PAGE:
After last week’s post, it seems appropriate to introduce you to one of the Hastings commuters who brought the floors of Grand Central Station to such a state of disrepair. Her name is Josephine Selvaggio of 22 Main Street, Hastings-on-Hudson, and she is 25 years old. It is 1926, and Josephine works as a secretary for Commercial Investment Trust (now CIT) of Manhattan.
Josephine was born in Palermo, Italy, in 1901, and arrived in Hastings with her parents when she was nine. Her father was a shoemaker and opened a shoe store on Main Street. In 1921 she received a card in a handy holder, certifying to her expertise on the Remington typewriter (see below). It notes that she is a student at Hasting High School.
But Josephine left school before graduation so she could help her parents with expenses. Graduating from high school, as she would later write in her short memoire Reminiscing Hastings, was a luxury that not everyone could afford in the 1920s. And so she went to work for Commercial Investment Trust.
Certificate of Efficiency awarded by the Remington Typewriter Company to Josephine Selvaggio, a student in the Hastings-on-Hudson High School, on Nov. 14, 1921. The certificate notes that she "has written on a Remington typewriter at a net speed of 49 words per minute for ten consecutive minutes."But it is not her job, but her train ticket (see below) that certifies Josephine as a genuine commuter. Like all the best things, the commuter is an American invention, brought about by the expansion of the railway system. In 1848 passengers on the New Jersey train were offered a convenient 8-trip ticket that was cheaper than 8 individual tickets would have been. It was called a commutation ticket, taking its name from the verb “commute,” meaning to exchange something for something else, in this case eight tickets for a single ticket.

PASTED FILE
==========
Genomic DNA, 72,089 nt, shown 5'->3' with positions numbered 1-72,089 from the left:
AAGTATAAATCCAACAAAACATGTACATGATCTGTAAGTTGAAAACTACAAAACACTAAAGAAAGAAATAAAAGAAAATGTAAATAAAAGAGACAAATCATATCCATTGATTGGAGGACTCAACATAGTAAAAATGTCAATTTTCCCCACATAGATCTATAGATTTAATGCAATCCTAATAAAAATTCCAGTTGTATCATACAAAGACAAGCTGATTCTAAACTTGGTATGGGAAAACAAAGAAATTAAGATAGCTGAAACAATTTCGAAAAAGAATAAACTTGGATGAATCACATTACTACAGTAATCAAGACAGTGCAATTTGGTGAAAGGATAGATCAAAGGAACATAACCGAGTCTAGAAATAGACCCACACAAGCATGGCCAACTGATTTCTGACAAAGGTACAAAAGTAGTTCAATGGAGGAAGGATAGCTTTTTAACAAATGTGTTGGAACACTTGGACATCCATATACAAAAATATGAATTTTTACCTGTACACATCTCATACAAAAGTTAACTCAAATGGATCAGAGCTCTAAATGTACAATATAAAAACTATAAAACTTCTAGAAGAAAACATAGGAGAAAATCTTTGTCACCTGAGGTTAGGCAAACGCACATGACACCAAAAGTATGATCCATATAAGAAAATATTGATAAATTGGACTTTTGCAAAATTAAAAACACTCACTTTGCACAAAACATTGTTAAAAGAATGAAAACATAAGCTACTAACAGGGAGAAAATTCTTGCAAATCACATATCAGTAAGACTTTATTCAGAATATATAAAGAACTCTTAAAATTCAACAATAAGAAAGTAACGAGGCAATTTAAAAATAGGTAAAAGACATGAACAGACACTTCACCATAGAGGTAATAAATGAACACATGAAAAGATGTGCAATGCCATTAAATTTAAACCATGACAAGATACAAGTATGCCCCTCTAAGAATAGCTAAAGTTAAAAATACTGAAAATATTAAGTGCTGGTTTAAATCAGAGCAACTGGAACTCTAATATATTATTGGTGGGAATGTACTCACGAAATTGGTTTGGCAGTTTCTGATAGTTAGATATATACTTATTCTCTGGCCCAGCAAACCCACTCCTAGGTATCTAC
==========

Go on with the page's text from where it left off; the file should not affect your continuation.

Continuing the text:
By 1926, when Josephine was traveling back and forth to New York City, you could buy a “monthly commutation ticket”—in this case for the month of October. Why might Josephine have preserved this one particular train pass? The answer might lie in the date. On November 21 of 1926, Josephine Selvaggio married Joaquim Dos Santos at Saint Stanislaus Koska Church in Hastings. Just before their marriage, she took Joaquim to work with her.
“When I got married, I took my husband to meet everyone at work," she later told a local reporter. "They asked him ‘Why don’t you let Josephine stay here?’ But he said ‘No, she’s worked enough. She can be at home now.’ I came home and I cried.”
When Josephine was much older, she went into business for herself doing typing and typesetting under the name of the Hastings Letter Service. But throughout her life she preserved this, her last commuter train pass. This ticket and the typing certificate were donated to the Historical Society by her son Louis in 2009.
Monthly Commutation Ticket for J. Selvaggio for October of 1926 with holder including her photograph. The ticket was good only for travel between New York and Hastings-on-Hudson, and cost $8.31.